Utilizes spontaneous and CRISPR/Cas9 generated mouse lines along with primary cell culture models to look at the molecular intersection between the motor neuron and heart phenotypes in mouse models of Spinal Muscular Atrophy with Respiratory Distress (SMARD).
Spinal Muscular Atrophy with Respiratory Distress (SMARD) is a very rare recessive form of Spinal Muscular Atrophy (SMA) that typically presents as acute respiratory failure between 6 weeks to 6 months of age followed by a progressive motor paralysis. Most patients die within 2-3 years, but some do plateau and live for many years with continuous respiratory, feeding and mobility support. Unfortunately, there is currently no cure.
A variety of different mutations in the Immunoglobulin mu-binding protein 2 (Ighmbp2) gene have been identified to be the cause of SMARD, but the mechanism of how these mutations result in this disease are still unknown. Since this is a recessive disease, that means that two mutant copies of the gene are required to be inherited…one from each parent.
In 1998, Greg Cox identified the first mouse model of this disease called nmd2J which is still the only model of SMARD utilized for research. The phenotype of these mice is consistent with the human patients. Unexpectedly, a genetic rescue of the nerves in this mouse model rescued the paralysis, but it also resulted in the development of a dilated cardiomyopathy (Maddatu TG et al. Hum Mol Genet 2004).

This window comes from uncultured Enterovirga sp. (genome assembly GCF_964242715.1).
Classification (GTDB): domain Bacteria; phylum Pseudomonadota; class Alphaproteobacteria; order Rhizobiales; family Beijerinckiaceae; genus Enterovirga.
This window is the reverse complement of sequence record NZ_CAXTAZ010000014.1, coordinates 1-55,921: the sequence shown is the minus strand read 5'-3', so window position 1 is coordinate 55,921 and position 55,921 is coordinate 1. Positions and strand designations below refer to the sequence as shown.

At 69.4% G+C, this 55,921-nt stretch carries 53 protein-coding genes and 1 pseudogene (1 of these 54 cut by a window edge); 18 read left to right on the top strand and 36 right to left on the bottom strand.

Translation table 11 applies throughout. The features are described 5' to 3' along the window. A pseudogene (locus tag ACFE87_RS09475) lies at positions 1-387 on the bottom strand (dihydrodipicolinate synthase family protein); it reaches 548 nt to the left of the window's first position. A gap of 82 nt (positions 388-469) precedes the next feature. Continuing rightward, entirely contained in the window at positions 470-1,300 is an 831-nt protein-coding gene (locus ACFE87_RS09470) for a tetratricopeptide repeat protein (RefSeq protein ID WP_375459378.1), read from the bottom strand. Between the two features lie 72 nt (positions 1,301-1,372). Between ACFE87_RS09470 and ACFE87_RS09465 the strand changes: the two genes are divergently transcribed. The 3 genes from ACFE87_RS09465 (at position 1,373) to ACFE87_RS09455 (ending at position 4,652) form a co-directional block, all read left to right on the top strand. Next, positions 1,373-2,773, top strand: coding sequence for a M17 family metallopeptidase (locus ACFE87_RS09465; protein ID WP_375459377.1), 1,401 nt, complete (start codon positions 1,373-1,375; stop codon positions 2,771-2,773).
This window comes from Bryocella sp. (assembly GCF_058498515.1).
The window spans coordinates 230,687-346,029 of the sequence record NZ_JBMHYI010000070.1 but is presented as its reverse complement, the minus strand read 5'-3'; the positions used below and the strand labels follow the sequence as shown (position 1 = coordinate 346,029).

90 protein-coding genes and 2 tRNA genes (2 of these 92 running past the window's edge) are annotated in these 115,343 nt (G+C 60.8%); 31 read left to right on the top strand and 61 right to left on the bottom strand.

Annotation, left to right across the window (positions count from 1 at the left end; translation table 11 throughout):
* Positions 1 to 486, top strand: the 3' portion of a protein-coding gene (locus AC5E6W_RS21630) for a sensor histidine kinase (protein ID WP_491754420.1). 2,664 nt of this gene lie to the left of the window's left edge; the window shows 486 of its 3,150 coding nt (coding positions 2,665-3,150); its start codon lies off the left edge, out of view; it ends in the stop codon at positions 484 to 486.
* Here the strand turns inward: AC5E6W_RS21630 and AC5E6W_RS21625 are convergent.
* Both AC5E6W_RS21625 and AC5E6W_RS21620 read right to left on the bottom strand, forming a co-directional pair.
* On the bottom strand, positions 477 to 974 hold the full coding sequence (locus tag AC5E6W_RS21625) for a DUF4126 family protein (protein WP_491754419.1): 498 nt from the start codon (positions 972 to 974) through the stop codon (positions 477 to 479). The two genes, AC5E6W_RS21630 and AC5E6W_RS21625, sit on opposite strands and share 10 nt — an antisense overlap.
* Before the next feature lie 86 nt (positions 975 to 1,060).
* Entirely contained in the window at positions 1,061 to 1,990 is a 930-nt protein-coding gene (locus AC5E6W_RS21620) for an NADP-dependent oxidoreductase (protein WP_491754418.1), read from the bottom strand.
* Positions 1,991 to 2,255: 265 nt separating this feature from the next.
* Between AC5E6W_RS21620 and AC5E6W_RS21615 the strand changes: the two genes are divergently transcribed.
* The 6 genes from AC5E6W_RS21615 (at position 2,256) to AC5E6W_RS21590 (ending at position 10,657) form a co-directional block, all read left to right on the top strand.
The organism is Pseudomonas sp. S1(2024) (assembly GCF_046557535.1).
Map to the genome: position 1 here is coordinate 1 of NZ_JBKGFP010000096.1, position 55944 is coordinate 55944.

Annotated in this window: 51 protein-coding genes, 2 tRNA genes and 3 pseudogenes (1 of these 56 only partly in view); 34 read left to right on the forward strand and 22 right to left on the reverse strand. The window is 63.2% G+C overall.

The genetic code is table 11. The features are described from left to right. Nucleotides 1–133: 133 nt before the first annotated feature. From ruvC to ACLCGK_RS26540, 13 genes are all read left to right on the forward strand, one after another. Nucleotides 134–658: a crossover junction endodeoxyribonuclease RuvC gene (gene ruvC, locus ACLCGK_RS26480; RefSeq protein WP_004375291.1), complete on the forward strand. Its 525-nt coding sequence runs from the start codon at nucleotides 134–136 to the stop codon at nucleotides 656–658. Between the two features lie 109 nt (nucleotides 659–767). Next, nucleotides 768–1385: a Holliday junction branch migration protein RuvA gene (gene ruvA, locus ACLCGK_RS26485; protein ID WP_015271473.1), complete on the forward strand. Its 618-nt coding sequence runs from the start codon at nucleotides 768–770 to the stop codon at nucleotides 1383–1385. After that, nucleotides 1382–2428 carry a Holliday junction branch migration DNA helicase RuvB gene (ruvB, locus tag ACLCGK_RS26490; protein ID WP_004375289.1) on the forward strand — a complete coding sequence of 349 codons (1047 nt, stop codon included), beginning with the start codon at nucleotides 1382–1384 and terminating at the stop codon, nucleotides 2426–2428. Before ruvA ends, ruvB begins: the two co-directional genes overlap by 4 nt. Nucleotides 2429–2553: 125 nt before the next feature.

My work focuses on the molecular mechanism underlying both the motor neuron and cardiomyocyte phenotypes that develop as a result of mutations in Ighmbp2. Even though heart issues have not been identified in SMARD1 patients, the fear is that any treatment that fixes the paralysis and does not also treat the heart may produce the same fate for patients that we see in the mouse. The ultimate goal of this work is to identify therapeutic targets in both the heart and spinal cord….hopefully in both….to provide treatments to delay/stop cell death and expand the therapeutic window for genetic interventions.
Wild-type is the C57BL/6J inbred mouse strain, nmd2J is a homozygous mutant, and the rescued nmd2J is a homozygous mutant carrying a neuron-specific transgene of the Ighmbp2 gene to specifically rescue the paralysis. Femoral motor neuron cross-sections were imaged from 1 month old animals at 40x magnification. Whole heart longitudinal sections from 7-week-old animals were stained with Masson’s trichrome and imaged at 20x magnification. (Note: The rescued nmd2J nerve looks like the wild-type nerve).
The Jackson Laboratory
Adv: Dr. Greg Cox
The Jackson Laboratory
Adv: Dr. Susan Ackerman
Wake Forest University
Ph.D., Molecular Medicine & Translational Sciences
Adv: Dr. Colin Bishop
The University of Maine
B.S., Molecular & Cellular Biology
The College of the Atlantic
Adjunct course instructor
Penn State Cancer Institute
The University of Maine
Undergraduate research assistant
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